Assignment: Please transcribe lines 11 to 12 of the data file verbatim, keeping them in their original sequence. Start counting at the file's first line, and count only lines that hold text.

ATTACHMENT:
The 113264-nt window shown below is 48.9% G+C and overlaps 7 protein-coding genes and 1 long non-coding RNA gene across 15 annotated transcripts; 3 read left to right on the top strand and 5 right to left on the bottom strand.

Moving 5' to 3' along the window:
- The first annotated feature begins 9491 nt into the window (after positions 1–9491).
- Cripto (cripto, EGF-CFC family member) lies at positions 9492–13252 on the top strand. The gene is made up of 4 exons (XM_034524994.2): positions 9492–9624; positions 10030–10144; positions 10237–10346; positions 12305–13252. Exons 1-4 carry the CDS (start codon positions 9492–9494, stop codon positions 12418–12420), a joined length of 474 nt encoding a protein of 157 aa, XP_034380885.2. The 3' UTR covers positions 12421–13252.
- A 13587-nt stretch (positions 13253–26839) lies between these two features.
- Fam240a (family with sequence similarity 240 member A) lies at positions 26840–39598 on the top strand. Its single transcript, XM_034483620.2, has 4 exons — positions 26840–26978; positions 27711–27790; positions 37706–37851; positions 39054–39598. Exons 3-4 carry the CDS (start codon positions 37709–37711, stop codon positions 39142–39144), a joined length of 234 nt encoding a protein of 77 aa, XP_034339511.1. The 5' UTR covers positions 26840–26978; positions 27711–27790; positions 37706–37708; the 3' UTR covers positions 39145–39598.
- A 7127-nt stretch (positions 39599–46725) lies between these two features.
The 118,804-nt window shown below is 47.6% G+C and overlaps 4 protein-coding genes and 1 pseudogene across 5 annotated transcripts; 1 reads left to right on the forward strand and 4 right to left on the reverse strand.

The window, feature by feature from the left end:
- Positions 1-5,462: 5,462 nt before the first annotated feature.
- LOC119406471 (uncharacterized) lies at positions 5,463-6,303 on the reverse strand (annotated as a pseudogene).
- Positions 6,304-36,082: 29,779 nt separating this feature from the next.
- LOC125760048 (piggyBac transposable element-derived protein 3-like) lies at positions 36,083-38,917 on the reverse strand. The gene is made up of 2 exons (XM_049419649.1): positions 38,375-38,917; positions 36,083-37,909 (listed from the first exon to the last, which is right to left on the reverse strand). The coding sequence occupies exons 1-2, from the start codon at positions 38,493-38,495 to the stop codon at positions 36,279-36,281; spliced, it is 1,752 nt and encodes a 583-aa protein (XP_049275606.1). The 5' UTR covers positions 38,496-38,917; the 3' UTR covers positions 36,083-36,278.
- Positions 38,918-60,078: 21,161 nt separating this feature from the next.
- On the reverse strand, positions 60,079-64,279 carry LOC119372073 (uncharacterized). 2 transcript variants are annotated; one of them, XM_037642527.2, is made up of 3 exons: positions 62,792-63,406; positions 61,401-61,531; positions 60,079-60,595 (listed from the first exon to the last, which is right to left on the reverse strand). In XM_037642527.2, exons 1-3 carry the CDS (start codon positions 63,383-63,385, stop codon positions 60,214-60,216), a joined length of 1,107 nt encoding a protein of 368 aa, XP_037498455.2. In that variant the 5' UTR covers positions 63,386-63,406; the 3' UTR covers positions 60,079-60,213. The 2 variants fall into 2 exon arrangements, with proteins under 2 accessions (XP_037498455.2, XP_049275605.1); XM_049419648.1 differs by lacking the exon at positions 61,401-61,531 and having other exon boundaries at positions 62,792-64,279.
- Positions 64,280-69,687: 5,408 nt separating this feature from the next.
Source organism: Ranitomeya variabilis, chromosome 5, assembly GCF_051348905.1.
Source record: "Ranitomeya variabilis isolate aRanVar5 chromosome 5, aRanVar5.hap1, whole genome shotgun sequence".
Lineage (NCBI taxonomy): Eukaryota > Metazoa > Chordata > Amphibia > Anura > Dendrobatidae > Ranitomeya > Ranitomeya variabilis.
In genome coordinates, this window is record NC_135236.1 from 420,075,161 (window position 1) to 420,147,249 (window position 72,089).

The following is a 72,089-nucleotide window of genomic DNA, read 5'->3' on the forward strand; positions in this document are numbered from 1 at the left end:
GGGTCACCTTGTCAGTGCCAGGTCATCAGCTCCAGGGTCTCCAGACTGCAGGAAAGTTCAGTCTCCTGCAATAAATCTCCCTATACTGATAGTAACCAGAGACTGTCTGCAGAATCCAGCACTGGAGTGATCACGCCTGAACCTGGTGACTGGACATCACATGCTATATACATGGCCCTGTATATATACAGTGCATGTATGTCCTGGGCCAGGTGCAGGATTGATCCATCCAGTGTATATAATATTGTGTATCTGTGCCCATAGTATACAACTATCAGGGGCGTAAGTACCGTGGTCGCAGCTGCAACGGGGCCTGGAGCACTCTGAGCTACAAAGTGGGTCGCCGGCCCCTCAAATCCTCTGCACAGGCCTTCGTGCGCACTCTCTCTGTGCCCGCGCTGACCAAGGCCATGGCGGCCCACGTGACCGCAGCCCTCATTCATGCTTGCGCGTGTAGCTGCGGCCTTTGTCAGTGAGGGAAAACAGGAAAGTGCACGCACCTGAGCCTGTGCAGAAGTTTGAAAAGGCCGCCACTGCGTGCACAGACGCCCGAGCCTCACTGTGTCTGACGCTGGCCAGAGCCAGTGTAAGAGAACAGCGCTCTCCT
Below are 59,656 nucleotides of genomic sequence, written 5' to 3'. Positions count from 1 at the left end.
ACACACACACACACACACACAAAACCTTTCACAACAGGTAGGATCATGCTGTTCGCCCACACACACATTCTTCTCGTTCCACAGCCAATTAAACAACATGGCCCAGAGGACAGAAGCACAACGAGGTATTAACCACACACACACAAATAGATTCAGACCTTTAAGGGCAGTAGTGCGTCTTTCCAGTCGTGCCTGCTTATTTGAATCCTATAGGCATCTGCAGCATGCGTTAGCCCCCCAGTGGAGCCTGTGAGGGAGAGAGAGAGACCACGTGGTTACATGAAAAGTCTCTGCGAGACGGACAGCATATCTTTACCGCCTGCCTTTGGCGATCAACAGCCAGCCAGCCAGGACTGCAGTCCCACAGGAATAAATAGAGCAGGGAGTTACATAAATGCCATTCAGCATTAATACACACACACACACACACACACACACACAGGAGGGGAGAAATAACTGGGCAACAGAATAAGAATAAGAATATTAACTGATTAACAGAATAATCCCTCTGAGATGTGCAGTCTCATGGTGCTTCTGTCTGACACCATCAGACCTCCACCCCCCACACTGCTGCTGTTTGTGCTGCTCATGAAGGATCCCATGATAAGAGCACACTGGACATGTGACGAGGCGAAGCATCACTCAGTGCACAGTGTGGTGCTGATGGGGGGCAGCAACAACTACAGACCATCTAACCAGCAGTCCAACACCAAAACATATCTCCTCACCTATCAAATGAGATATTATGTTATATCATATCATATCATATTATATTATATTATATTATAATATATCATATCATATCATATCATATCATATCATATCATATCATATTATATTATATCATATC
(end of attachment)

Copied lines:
- LOC119406471 (uncharacterized) lies at positions 5,463-6,303 on the reverse strand (annotated as a pseudogene).
- Positions 6,304-36,082: 29,779 nt separating this feature from the next.